A thriller clumsily disguised as a comedy at its core, Woody Allen’s Irrational Man stars Emma Stone as Jill, a philosophy student infatuated with her suicidal professor, Abe Lucas (Joaquin Phoenix). Against everyone else’s advice, and Abe’s protestations, their romance flourishes, and soon Jill, like nearly every Allen protagonist, is spending her days in a never-ending string of hashings-out with friends and family. Her simpering naïveté is either a scabrous comment on the film’s decidedly square New England milieu, or one of far too many facile decisions within Allen’s screenplay. The two characters deliver allusions to Capital-I important themes in deadeningly obvious swaths of alternating voiceover, but it’s never identified to whom either is speaking. Early in their dalliance, with Abe taking countless overlong pulls from a hip flask, slurring his words in Phoenix’s worst “drunk” performance this side of Gladiator, Jill offers a reminiscence: “There was no way I could realize from that conversation that a lot was wrong with Abe.” It will strike even the film’s drowsiest viewers as a too-easy laugh.
Abe and Jill eavesdrop on a woman in a restaurant, lamenting that a corrupt circuit judge will likely rule to separate her from her kids, and Abe begins obsessively planning the judge’s murder—the perfect crime, made all the sweeter for the fact that the two men are total strangers. Arguably, Allen’s screenplay diagnoses Abe’s plot as the logical terminus for his particular strain of failed Bush-era progressivism: His career is described—by Jill, to anyone who’ll listen—as that of the globetrotting activist/journalist/do-gooder, in the mold of a Bernard-Henri Lévy or a Sean Penn. His voiceover screeds against the judge belabor the value of direct action (actually vigilantism), growing into frantically self-reassuring manifestos as he gets closer and closer to pulling the trigger. Allen and Phoenix’s collaboration on Irrational Man’s antihero is the closest the film gets to a saving grace: After having taken elaborate pains in its first act to show Abe as utterly impotent, the murder plot turns him manic in the other direction, bounding around campus with a renewed lease on life. It’s to Phoenix’s credit that both sides register believably; Abe is no mere stand-in for a role Allen would have played in his younger years (like Owen Wilson’s in Midnight in Paris).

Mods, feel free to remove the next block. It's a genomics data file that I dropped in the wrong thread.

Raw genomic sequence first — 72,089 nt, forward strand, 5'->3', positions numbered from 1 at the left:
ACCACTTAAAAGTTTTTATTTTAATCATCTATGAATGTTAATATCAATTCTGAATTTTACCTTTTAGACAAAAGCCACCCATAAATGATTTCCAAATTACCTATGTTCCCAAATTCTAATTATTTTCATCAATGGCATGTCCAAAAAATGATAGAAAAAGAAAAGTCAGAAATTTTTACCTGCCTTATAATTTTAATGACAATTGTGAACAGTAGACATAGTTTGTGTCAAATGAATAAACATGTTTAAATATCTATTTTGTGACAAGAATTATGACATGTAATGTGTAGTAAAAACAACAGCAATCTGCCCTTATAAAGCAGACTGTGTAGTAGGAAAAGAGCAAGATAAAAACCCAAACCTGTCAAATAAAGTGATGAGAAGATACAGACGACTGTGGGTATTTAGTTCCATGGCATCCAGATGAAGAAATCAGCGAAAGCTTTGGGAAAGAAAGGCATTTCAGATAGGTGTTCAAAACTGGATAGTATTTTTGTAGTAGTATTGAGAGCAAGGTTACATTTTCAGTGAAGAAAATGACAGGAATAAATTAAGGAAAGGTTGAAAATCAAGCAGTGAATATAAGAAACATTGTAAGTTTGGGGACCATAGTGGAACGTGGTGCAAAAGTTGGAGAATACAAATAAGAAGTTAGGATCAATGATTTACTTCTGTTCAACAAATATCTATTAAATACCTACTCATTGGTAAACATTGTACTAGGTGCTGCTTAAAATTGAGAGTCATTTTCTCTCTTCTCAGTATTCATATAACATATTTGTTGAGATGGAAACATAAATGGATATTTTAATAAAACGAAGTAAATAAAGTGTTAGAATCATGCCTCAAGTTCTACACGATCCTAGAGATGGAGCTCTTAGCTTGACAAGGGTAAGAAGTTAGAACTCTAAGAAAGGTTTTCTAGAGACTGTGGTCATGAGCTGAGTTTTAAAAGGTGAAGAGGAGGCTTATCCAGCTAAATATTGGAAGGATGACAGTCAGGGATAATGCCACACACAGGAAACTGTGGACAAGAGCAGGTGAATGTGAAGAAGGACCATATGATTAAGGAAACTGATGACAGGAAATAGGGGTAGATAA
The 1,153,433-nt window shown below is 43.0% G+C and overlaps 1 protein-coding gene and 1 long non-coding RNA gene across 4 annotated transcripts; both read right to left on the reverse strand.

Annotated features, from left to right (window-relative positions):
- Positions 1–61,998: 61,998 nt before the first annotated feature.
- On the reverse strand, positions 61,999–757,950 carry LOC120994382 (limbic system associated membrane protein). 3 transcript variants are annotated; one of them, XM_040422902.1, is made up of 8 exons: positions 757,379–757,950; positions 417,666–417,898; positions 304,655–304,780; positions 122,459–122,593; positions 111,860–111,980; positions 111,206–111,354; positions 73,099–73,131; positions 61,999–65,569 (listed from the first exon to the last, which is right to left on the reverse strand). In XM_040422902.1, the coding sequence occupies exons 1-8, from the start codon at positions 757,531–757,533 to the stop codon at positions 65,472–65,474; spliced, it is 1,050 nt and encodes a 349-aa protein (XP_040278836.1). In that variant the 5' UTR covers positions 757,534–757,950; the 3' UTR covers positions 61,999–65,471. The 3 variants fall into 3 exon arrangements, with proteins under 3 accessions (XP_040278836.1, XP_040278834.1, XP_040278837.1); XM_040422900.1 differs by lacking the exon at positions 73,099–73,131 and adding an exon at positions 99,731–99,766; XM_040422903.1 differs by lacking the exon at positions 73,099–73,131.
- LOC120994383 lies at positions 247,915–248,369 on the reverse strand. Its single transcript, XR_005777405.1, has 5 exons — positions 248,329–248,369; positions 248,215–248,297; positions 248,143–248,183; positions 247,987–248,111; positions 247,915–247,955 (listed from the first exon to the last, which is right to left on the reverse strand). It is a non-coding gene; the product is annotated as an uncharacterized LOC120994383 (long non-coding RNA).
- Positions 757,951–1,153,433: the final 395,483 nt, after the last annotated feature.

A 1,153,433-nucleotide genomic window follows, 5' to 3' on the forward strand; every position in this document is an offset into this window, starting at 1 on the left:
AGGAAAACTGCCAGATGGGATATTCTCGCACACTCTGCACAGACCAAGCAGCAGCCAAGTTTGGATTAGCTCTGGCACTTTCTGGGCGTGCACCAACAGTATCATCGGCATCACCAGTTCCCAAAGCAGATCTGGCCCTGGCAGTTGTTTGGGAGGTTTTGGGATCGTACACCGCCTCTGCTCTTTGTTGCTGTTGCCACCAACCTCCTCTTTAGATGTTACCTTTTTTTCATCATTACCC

Irrational Man’s screenplay is dotted with questions of death and morality, but these shout-outs are pretty isolated—as are the belly laughs and one-liners, including a bit of bar-setting in the opening minutes that’s vintage Allen, with Abe telling his students that “much of philosophy is verbal masturbation.” The question of how seriously the film takes its own existential conundrum goes rivetingly unresolved until its penultimate scene, but the coup de grace for Abe’s murder craving is less a triumph of ingenuity than of average cat-and-mouse plot maneuvering. Which brings it back around to Jill: Stone’s sincerity lands effortlessly, but the character is a bad deal for a wildly overqualified actress. (Same goes for Parker Posey, nevertheless whooping it up as a disaffected colleague, pathetically flinging herself at Abe from the moment she first appears on screen.) After Abe and Jill have seated for dinner, she tells him she loves that he orders for her, and it’s not hard to surmise this is one (eccentric, to say the least) man’s idea of what every man wants to hear. Allen may be proposing self-rationalization as a middle-class privilege, but straight white men—desperate, narcissistic, “irrational” though they may be—are still first at the buffet.